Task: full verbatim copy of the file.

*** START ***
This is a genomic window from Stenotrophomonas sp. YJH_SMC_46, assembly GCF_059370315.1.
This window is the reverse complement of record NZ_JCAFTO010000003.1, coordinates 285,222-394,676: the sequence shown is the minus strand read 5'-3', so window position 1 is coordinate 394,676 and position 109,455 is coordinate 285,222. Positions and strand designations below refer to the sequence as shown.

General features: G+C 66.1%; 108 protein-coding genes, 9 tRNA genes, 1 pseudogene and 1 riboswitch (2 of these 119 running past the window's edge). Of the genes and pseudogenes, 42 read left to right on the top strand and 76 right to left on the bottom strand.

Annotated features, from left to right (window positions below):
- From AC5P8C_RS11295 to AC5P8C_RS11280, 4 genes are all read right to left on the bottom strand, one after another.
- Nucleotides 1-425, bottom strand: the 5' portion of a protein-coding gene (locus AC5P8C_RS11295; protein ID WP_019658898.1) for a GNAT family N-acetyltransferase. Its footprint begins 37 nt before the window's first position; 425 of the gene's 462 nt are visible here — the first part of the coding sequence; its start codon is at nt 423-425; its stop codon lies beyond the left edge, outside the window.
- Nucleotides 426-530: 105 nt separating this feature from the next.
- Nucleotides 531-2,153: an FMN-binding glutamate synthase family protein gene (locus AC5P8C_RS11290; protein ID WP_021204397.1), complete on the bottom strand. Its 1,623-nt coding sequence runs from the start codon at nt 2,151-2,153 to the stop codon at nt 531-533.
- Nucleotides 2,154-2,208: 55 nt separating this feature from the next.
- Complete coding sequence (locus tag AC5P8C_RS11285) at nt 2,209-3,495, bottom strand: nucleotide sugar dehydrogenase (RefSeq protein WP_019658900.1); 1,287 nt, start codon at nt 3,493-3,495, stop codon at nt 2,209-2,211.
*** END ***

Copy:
This is a genomic window from Stenotrophomonas sp. YJH_SMC_46, assembly GCF_059370315.1.
This window is the reverse complement of record NZ_JCAFTO010000003.1, coordinates 285,222-394,676: the sequence shown is the minus strand read 5'-3', so window position 1 is coordinate 394,676 and position 109,455 is coordinate 285,222. Positions and strand designations below refer to the sequence as shown.

General features: G+C 66.1%; 108 protein-coding genes, 9 tRNA genes, 1 pseudogene and 1 riboswitch (2 of these 119 running past the window's edge). Of the genes and pseudogenes, 42 read left to right on the top strand and 76 right to left on the bottom strand.

Annotated features, from left to right (window positions below):
- From AC5P8C_RS11295 to AC5P8C_RS11280, 4 genes are all read right to left on the bottom strand, one after another.
- Nucleotides 1-425, bottom strand: the 5' portion of a protein-coding gene (locus AC5P8C_RS11295; protein ID WP_019658898.1) for a GNAT family N-acetyltransferase. Its footprint begins 37 nt before the window's first position; 425 of the gene's 462 nt are visible here — the first part of the coding sequence; its start codon is at nt 423-425; its stop codon lies beyond the left edge, outside the window.
- Nucleotides 426-530: 105 nt separating this feature from the next.
- Nucleotides 531-2,153: an FMN-binding glutamate synthase family protein gene (locus AC5P8C_RS11290; protein ID WP_021204397.1), complete on the bottom strand. Its 1,623-nt coding sequence runs from the start codon at nt 2,151-2,153 to the stop codon at nt 531-533.
- Nucleotides 2,154-2,208: 55 nt separating this feature from the next.
- Complete coding sequence (locus tag AC5P8C_RS11285) at nt 2,209-3,495, bottom strand: nucleotide sugar dehydrogenase (RefSeq protein WP_019658900.1); 1,287 nt, start codon at nt 3,493-3,495, stop codon at nt 2,209-2,211.